Parasites have evolved to manipulate the hosts immune cell recognition, activation and regulation by employing a wide range of discrete mechanisms. Some parasites even manage to feed on the host’s immune response, for example, Leishmania parasites are spread by the bite of infected sand flies and uses host cytokines (signalling immune-modulating agents) as personal growth factors or tapeworms using the hosts antibodies as nutrients.
Parasites are dependent on immunological evasion mechanisms; this is a direct consequence that these organisms must live for prolonged periods within the host tissues during their life cycle. At a minimum the duration must be long enough for the organisms to replicate and develop fully into the life span cycle, allowing them to multiply for future successful transmissions or takeovers, leaving an heir to the throne so to speak.
Immune evasion is initiated by the parasite and the host is always the responding party. Parasites evade host immunity by employing both “passive” and “active” strategies. Passive evasion includes the altered display of MAMPs (microbe associated molecular patterns) to avoid activation of the hosts innate immune cell pattern recognition receptors, as well as the classic antigen variation in which the display of the molecule to which the antibody attaches itself is altered to avoid recognition by B and T lymphocytes immune system guards and killer cells. Many successful parasites and pathogens exhibit antigenic variation to avoid immune elimination during infection.
Active evasion of immune response refers to alterations in post-receptors signalling pathways, therefore the physiological responses to the neurotransmitter-receptor interaction is confused or scrambled with wrong information.
Another method is the innate and adaptive immune system is prevented from generating a sufficient response and quick action to the sound of the invader alarm and to the receptor detection stimuli. Parasites also uses shielding techniques of camouflage protection and can lay dormant until the immune troops pass by.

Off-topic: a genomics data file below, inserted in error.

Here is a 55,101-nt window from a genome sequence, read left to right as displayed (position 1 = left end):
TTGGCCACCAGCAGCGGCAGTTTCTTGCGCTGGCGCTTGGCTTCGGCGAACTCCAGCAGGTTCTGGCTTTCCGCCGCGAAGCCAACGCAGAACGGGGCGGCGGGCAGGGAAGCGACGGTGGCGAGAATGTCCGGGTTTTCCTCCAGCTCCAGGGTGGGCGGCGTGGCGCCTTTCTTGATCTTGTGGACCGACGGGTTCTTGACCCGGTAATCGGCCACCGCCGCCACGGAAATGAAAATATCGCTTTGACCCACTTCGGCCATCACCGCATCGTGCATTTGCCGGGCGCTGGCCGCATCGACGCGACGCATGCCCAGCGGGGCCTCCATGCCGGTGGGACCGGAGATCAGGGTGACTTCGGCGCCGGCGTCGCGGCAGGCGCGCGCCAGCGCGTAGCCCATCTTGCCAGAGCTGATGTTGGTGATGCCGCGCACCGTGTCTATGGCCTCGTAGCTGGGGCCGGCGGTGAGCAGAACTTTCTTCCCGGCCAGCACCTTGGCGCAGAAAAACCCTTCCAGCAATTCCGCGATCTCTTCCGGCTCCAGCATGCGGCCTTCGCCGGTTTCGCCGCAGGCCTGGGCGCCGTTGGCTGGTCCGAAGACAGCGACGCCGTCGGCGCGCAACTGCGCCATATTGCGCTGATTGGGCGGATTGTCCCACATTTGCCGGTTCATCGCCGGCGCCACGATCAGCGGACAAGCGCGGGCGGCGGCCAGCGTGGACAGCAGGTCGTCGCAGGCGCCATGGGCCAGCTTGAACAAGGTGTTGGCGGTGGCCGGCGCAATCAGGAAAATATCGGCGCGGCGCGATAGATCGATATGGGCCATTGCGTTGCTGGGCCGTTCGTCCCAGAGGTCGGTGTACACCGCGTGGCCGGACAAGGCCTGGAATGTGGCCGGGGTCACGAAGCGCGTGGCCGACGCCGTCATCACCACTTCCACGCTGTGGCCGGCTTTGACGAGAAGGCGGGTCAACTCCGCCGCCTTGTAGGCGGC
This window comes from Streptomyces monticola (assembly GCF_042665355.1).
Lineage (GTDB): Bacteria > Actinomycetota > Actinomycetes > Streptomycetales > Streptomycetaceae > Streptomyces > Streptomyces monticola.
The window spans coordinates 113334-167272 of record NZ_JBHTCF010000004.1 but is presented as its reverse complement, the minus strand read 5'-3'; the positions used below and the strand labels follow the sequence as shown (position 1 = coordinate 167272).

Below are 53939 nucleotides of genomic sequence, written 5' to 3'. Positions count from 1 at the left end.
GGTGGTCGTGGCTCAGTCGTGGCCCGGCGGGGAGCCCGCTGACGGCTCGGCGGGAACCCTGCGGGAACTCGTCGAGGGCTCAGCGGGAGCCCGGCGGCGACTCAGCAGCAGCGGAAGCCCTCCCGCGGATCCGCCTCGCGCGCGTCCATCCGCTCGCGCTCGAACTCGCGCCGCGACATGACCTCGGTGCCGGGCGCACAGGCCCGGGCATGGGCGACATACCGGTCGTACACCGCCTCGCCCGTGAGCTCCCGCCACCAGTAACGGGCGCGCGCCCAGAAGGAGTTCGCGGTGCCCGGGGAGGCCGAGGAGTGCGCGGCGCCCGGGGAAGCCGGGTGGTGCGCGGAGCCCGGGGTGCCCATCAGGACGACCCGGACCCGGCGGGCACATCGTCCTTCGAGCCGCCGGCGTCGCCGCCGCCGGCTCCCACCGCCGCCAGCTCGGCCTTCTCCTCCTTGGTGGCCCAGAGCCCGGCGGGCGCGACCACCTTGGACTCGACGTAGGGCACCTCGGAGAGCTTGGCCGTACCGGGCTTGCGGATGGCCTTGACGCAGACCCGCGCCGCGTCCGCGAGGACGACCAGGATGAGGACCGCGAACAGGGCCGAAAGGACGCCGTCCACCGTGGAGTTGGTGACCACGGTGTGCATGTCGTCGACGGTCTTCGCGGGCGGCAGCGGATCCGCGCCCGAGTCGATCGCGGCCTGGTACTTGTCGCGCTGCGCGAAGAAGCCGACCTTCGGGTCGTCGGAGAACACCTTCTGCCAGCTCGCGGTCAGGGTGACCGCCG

⦁ Virulence is the severity or harmfulness of a disease and immune evasion is often the missing link to the proliferation of conditions. The main mission of the parasite is to live to maturity, and they use the host’s immune defence system for its own benefit, some of their survival tactics include:
⦁ Reducing the host’s level of resources and depleting, nutrients, enzymes, extracting iron from the body, in some cases iron is mobilised from host cells by parasite-induced tissue destruction. The aim is to weaken the body systems.
⦁ DNA switching or hiding gene sequences from the host, also referred to as anti -genetic variation, this is a means to escape and avoid the host’s immunity detection.
⦁ Using suppressing cellular mechanisms to dumb down the host’s natural immunity reactions. Putting the immune system into a slumber sleep mode.
⦁ Enabling immune evasion via shielding and master of disguising technique by using the properties of the VSG coat (VSG- stands for variant surface glycoprotein).
⦁ Using the host’s cell molecules to act as decoy receptors and thus impeding the immune response.
⦁ Manipulating the host’s own receptors into becoming dangerous virus receptors. Virus receptors sits on the host’s cell surface and is recognised by the virus as a gateway entry into the cell.
⦁ Altering the hosts mind and behavioural patterns to benefit their needs
The parasite face consequences should immune evasion fail. The parasite will lose its home and future prospects while the host may still have a chance to survive, and gain well-being. The game is definitely on for the parasites and it will pull out all the tricks to continue using the host as their home, life-dinner, servant and bodyguard. Parasites should not be underestimated, they’re out to win and are generally ahead in the co-evolutionary race for the control over the host’s immune system.
Parasitology may sound like an obscure branch of biology, but it is central to the evolution of life and understanding that there are highly evolved species of parasites and the relationship with its hosts is an energetic one.
The human interface with the microbial world has largely been considered through the restrictive angle of finding symptoms that match a disease, but major progression has been made in the area of neurological, nervous system, and behavioural parasitic manipulation mechanisms with investigations still ongoing.
Despite all the awe amazing tactics parasites uses among its host, its all for the same purpose – what every parasite wants is a rich host with rich deposits of energy, like warn blooded mammals, which attract female mosquitoes that will use them to fertilise their eggs and complete her life cycle. They just want a good home.